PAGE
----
This poem from A Child Laughs: Prayers of Justice and Hope (Pilgrim Press, 2017) is unfortunately just as needed this week as when it was written.
God, I’ve always shied away from teams, from labeling myself
with a number or a brightly colored jersey, on the field or in the stands.
You know I hid from Friday night lights, from the face painting and friendly rivalries
of high school football, how “sick” I was the day of tennis tryouts –
sick of having to pretend I cared at all about the cheering and camaraderie
of sweat bound sisters and brothers.
You know me, God. You know I’ve cherished a few stolen moments of athleticism –
grindingly slow and solitary runs, inflexible yogic moments of peace –
all on my own, all in service to my own body, my own spirit.
No one to high five but my own reflection, no one to cheer me on
but a whispered prayer that pushed me a bit further.
And yet, God, I find myself wanting to take a knee.
I ache to stand among my black brothers on the field,
to lend a little of the privilege of this skin to their cause,
aware it costs me nothing. History will paint people
like me heroes without question, sheltering us from spit and rage
and the crippling danger of being born with dark skin,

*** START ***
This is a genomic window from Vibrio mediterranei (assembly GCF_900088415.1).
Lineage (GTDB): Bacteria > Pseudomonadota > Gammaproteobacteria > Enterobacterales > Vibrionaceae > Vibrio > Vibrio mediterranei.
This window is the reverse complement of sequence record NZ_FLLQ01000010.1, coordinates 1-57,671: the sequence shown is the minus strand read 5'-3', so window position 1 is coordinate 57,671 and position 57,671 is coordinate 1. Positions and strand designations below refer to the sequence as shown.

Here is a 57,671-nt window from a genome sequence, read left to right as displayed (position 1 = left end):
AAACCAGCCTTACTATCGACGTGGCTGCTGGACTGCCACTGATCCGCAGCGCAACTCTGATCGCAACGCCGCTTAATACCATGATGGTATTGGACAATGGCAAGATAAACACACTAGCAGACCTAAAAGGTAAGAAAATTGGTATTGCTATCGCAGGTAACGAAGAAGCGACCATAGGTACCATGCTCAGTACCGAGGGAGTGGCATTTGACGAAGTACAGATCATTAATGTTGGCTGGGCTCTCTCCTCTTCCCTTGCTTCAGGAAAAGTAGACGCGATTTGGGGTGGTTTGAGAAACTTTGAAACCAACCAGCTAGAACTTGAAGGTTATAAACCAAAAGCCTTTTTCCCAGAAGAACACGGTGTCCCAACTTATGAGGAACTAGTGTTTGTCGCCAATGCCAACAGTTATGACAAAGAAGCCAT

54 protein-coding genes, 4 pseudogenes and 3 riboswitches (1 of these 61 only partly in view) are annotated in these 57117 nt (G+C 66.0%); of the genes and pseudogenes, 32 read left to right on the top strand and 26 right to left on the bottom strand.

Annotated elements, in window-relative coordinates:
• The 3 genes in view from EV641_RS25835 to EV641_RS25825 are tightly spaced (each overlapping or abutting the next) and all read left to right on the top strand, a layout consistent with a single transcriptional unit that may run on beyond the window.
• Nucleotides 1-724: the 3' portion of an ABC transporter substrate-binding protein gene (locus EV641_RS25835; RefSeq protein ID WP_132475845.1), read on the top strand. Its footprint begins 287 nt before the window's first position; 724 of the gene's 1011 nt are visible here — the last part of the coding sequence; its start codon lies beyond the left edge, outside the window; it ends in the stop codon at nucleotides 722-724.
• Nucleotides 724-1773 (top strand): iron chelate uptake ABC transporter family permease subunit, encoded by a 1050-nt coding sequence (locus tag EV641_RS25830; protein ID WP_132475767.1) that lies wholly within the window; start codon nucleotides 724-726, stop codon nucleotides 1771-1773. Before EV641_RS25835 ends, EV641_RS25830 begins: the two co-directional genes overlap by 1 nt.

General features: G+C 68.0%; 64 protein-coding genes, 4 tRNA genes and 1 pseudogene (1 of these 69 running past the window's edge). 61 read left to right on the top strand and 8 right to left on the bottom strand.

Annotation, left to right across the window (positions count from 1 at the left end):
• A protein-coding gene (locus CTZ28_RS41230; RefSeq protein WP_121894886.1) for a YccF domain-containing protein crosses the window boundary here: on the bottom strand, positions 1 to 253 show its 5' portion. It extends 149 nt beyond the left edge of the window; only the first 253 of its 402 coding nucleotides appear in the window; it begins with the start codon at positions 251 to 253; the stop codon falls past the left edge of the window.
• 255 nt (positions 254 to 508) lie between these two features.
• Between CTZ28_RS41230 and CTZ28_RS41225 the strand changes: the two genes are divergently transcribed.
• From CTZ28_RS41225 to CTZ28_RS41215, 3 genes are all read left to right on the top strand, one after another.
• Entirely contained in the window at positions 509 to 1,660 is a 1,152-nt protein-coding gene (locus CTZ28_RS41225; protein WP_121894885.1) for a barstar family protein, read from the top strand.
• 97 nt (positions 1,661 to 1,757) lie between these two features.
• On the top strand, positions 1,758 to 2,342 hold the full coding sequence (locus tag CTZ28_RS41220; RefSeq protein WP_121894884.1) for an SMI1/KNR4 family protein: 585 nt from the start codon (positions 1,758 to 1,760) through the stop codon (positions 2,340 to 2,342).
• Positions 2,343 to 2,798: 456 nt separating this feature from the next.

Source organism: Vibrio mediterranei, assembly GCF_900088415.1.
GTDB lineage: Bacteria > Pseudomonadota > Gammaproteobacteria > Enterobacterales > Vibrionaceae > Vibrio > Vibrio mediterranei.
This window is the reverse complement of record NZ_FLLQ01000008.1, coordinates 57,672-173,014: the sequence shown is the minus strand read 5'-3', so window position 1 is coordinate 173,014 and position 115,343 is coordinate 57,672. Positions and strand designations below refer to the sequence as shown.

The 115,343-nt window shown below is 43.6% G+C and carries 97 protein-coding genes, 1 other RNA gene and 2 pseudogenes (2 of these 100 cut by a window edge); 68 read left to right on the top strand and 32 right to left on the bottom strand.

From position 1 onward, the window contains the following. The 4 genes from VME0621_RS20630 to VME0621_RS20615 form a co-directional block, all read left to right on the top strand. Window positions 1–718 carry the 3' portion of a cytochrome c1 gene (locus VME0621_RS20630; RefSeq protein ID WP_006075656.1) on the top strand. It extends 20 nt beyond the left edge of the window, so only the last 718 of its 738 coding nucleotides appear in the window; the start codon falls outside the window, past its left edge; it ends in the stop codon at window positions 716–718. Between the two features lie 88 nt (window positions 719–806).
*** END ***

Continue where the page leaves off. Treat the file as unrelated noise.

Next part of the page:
while my struggling brothers risk everything to be heard and seen
without prejudice. They will kneel in the dirt and endure
the consequences of their bravery, as they have for hundreds of years.
I may not fit on a team, God, I may not know that holy solidarity,
but I can’t imagine standing while one of my sister’s knelt in the dirt –
not after days or months or years of working and celebrating beside her.
The chance to kneel, to pray, to beseech others to examine their privilege
seems like such a small gesture of love – the right to such protest a divine gift,
a hail Mary for a country that has been bent under by the victors of hate.
God, I ask that you kneel within each of us who stands by as these men risk
their livelihoods and their lives to bear silent, gracious witness to the truth.
I ask for a place on their team, a sign I might raise in solidarity, a cheer for equality
that I may hold in my heart and sing forth
in honor of their fearless faith and play for justice.
I ask this in the name of your redeeming spirit,
which is never blind to small signs of change
or deaf to voices that speak hope and power in places we don’t expect them.